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Scottish police ‘are more gay-friendly than in San Francisco’

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  1. Helen Wilson 22 Feb 2011, 4:53pm

    She is having a giraffe! I take it she has never been to the Castro in San Francisco.

  2. That’s because Scottish gay people are more integrated in wider society. There is no expansive gay ghetto purporting to be ‘special’ in Scotland, which is better for everyone as it promotes inclusion, understanding of other ways of life and reduces the extreme behaviour of paranoid minorities. Ultimately, that has led to better relations with the police.

    Good work Scotland, you have done well.

  3. theotherone 22 Feb 2011, 7:18pm

    Have you ever been in Scotland Mmmm?

    There has been a five fold increase in Hate Crime in this country.

  4. Paul Brownsey 22 Feb 2011, 7:38pm

    theotherone says:

    “Have you ever been in Scotland Mmmm?

    There has been a five fold increase in Hate Crime in this country.”

    I, too, saw a newspaper report to that effect, but one needs to ask whether hate crime itself has increased fivefold or whether people are simply readier to report it. The newspaper story I saw did not address that question.

    I remember Scottish police being good on at least some gay matters as far back as the 1970s. Once, around 1974, they turned up to a gay disco in Woodside Halls, Glasgow, looking for a criminal with a scar on his wrist. They asked everyone to line up with their right wrist visible. A lot of people were anxious: was this an attempt to crack down on gay discos (which were rare things in those days)? The police defused the situation rather well, with one of them saying, “It’s just your fore*arms*, we want to see, gentlemen, your fore*arms*.”

    On another occasion in the 1970s I got involved with someone who turned out to be wanted for theft and who had made a present of stolen goods to me. I took the item to my local police station and was treated with total courtesy and respect. (It turned out that I had taught the duty sergeant’s daughter…)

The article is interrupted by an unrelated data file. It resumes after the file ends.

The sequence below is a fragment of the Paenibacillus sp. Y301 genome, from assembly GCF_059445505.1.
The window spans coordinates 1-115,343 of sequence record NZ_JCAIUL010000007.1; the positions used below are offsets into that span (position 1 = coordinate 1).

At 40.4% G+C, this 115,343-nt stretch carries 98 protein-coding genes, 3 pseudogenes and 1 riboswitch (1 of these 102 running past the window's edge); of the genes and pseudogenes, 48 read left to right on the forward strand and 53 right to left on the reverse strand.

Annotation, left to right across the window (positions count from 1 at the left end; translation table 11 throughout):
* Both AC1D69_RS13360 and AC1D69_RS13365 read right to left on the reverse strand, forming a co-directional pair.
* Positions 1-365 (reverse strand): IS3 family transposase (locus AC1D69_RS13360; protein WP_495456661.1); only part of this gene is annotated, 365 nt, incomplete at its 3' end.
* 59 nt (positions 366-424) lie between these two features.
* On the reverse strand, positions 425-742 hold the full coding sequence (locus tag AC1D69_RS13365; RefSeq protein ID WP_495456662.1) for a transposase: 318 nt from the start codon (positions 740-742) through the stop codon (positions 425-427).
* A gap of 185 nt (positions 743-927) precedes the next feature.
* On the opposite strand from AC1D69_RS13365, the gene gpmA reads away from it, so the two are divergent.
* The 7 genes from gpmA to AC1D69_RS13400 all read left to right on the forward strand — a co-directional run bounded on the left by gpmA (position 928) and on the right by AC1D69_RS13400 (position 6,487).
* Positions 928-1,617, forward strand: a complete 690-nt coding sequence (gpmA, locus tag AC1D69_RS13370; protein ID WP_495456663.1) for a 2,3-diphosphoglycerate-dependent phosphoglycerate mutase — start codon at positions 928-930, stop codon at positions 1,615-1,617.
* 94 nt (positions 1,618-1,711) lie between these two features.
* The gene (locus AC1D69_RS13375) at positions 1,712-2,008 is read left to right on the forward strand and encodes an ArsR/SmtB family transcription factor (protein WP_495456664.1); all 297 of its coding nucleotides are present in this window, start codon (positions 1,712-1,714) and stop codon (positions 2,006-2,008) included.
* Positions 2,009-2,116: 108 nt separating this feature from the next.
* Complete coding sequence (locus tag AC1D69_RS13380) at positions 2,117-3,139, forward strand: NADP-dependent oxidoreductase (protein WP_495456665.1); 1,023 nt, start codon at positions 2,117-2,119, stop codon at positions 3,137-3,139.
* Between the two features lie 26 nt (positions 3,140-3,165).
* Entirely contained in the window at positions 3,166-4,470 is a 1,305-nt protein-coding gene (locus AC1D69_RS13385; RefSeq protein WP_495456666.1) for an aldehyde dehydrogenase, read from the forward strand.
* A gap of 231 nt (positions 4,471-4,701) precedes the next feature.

5. Paul Brownsey

    Thanks for your two penneth, very insightful.

    theotherone

    Erm, what’s that got to do with how nice the police force is? Your point is irrelevant and a deliberate to stray from the focus of the article.

    The article compares two sets of police forces NOT two sets of hate crime statistics (which, importantly, are not even being attributed to the police in any way).

    I am still amazed every single day that people can deliberately misinterpret articles so hideously. READ IT PROPERLY.

  6. Paul Brownsey 22 Feb 2011, 9:01pm

    Sorry, mmmmmmmmmmmm, but I don’t think the otherone’s comment was irrelevant. IF there has been a huge increase in hate crime in Scotland, then it is not irrelevant to suggest that the attitude in question *may* have infected the police, too, and that, therefore, the situation may not be as rosy as the original article suggested.

  7. I live in SFO for a couple of years – sorry what a load of spheral round things.

    SOME parts of SF are fine but NOT all.

    I sure this is the same for Scotland.

    gav

  8. PB

    “Sorry, mmmmmmmmmmmm, but I don’t think the otherone’s comment was irrelevant. IF there has been a huge increase in hate crime in Scotland, then it is not irrelevant to suggest that the attitude in question *may* have infected the police, too, and that, therefore, the situation may not be as rosy as the original article suggested.”